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    batchql
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    1.1.18 • Public • Published

    BatchQL

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    BatchQL is a language-level query optimizer for GraphQL.

    Note: Not all GraphQL features are perfectly supported, there will be some caveats that come with the usage of a tool like this. Right now, you should handle mutations and subscriptions through standard means, as the batching logic has been written with queries in mind. But mutations are really close to working :)

    Installation

    npm install --save batchql
    # or 
    yarn add batchql

    Playground & Usage

    You can play with the code by copy+pasting the following into https://matthiasak.github.io/arbiter-frame. This example uses the GitHub GraphQL API to demonstrate the effectiveness of logical query batching :)

    const token = `${'4eb1f1a7b25729f6'}${'27d570e88688ef866017388e'}`
     
    const app = $ => {
        const {mux, batch, debug} = batchql
        
        const fetcher = (url) => (query, args) =>
        (debug() && log({batchedQuery: query}, '')) ||
        fetch(
            url, 
            { 
                method: 'POST', 
                headers: {
                    "Content-Type": 'application/json',
                    "Authorization": `Bearer ${token}`
                }, 
                body: JSON.stringify({ query, variables: args }) 
            })
        .then(r => r.json())
        .then(f => {
            if(f.errors) throw new Error(f.errors.map(e => '\n'+e.message).join(''))
            return f.data
        })
     
        // register a free GraphQL endpoint at https://graph.cool
        const f = mux(fetcher('https://api.github.com/graphql'), 100)
     
        // want debug messages for parsing graphQL syntax? uncomment below
        debug(true)
        
        f(`($name: String!){ 
          topic(name: $name) {
            name
            relatedTopics {
              id
              name
            }
          }
        }`, {name: 'typescript'})
        .then(d => log(d, ''))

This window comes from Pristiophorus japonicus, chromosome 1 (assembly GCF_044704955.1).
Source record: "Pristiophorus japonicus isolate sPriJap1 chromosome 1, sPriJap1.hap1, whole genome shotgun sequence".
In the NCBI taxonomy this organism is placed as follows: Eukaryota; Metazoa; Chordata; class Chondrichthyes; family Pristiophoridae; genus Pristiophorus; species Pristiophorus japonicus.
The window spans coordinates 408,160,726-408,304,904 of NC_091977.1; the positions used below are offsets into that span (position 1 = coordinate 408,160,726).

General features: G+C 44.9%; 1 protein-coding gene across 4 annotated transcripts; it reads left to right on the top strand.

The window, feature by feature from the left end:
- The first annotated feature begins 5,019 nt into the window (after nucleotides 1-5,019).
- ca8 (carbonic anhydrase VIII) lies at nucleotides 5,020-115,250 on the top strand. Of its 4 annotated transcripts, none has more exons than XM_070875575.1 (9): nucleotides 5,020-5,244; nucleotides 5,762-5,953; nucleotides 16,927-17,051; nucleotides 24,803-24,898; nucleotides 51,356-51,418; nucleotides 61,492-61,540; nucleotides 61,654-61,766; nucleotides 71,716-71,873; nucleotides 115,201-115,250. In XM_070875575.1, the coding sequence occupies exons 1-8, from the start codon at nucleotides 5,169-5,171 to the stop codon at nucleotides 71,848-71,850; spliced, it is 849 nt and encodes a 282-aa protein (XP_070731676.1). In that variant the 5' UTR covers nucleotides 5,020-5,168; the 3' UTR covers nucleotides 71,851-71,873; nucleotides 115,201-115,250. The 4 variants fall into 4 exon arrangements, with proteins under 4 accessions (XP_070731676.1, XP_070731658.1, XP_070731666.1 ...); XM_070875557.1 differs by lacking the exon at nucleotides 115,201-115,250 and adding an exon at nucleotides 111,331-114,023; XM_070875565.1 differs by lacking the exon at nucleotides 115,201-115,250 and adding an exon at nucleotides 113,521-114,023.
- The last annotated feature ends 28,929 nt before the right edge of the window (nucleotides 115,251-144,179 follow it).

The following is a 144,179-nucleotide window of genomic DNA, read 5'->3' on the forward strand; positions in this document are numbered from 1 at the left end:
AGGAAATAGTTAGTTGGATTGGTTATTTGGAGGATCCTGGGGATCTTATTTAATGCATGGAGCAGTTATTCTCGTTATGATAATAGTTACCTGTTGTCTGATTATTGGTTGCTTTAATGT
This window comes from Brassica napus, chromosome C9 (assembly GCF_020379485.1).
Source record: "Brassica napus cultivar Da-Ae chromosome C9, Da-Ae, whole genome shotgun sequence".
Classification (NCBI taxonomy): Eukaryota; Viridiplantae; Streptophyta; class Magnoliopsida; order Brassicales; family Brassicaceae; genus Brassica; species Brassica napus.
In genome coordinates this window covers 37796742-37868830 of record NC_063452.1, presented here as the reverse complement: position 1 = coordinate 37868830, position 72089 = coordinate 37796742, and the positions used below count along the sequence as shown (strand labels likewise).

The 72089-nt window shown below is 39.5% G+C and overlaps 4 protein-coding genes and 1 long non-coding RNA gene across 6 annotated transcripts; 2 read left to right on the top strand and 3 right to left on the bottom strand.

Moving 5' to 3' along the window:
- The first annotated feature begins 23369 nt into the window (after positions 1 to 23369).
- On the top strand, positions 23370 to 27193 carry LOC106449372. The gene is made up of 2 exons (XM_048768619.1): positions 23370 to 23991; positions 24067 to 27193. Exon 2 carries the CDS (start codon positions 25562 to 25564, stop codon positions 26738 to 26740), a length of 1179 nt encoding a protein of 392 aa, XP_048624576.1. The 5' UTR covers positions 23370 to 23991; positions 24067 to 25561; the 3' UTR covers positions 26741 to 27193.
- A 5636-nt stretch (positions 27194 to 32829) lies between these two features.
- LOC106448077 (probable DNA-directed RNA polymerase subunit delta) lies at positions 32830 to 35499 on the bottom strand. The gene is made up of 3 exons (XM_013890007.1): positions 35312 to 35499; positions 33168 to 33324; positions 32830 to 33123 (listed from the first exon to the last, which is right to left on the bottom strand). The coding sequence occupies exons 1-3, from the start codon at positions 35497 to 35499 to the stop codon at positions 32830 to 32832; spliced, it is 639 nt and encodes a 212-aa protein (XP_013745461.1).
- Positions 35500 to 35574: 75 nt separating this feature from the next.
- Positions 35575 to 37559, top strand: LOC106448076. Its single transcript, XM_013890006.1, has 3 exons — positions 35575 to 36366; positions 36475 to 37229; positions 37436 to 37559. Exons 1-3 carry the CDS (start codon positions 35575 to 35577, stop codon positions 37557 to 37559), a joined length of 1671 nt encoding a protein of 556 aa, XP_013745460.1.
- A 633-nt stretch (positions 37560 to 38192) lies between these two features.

f(`($name: String!){ 
          topic(name: $name) {
            name
            relatedTopics {
              id
              name
            }
          }
        }`, {name: 'ruby'})
        .then(d => log(d, ''))
        
        f(`($name: String!){ 
          topic(name: $name) {
            name
            relatedTopics {
              id
              name
            }
          }
        }`, {name: 'ruby'})
        .then(d => log(d, ''))
        
        f(`($name: String!){ 
          topic(name: $name) {
            name
            relatedTopics {
              id
              name
            }
          }
        }`, {name: 'ruby'})
        .then(d => log(d, ''))
    }
     
    require('batchql@1.1.14').then(app).catch(e => log(e))

    This is Dark Magic...

    Not really :-) For a given time-slice, one part of BatchQL's algorithm (the mux()) can take all calls for a given X ms and then send all of those query strings to the batch() method.

    The old method (BatchQL pre-1.0) used to take a best guess on batching the queries together by finding a general query statement and matching on parens or curly braces, but if the input query had invalid syntax then the algorithm kinda just blew up.

    It used to kinda do something like this:

    const mergedQueries = batch('query { allPersons { name } }', 'query { allPersons { email } }', 'query { allPersons { age } }')
    mergedQueries
    // query { 
    //  item0: allPersons { name } 
    //  item1: allPersons { email } 
    //  item2: allPersons { age } 
    // }

    This merely batched the queries together, but didn't do an actual logical merge of the queries. But no more! Now we have an actual tree-merging batching mechanisms that doesn't batch messages together, it batches the logical queries. Yey!

    const mergedQueries = batch('query { allPersons { name } }', 'query { allPersons { email } }', 'query { allPersons { age } }')
    mergedQueries
    // query { allPersons { name email age }  }
    // sooooooooooooo much more efficient as queries get larger

    How?

    Parsers, combinators, and parser-combinators.

    Parser combinators propose a middle ground between hand-written parsers and generated parsers. They are made of small functions that handle basic parts of a format, like recognizing a word in ASCII characters or a null byte. Those functions are then composed in more useful building blocks like the pair combinator that applies two parsers in sequence, or the choice combinator that tries different parsers until one of them succeeds.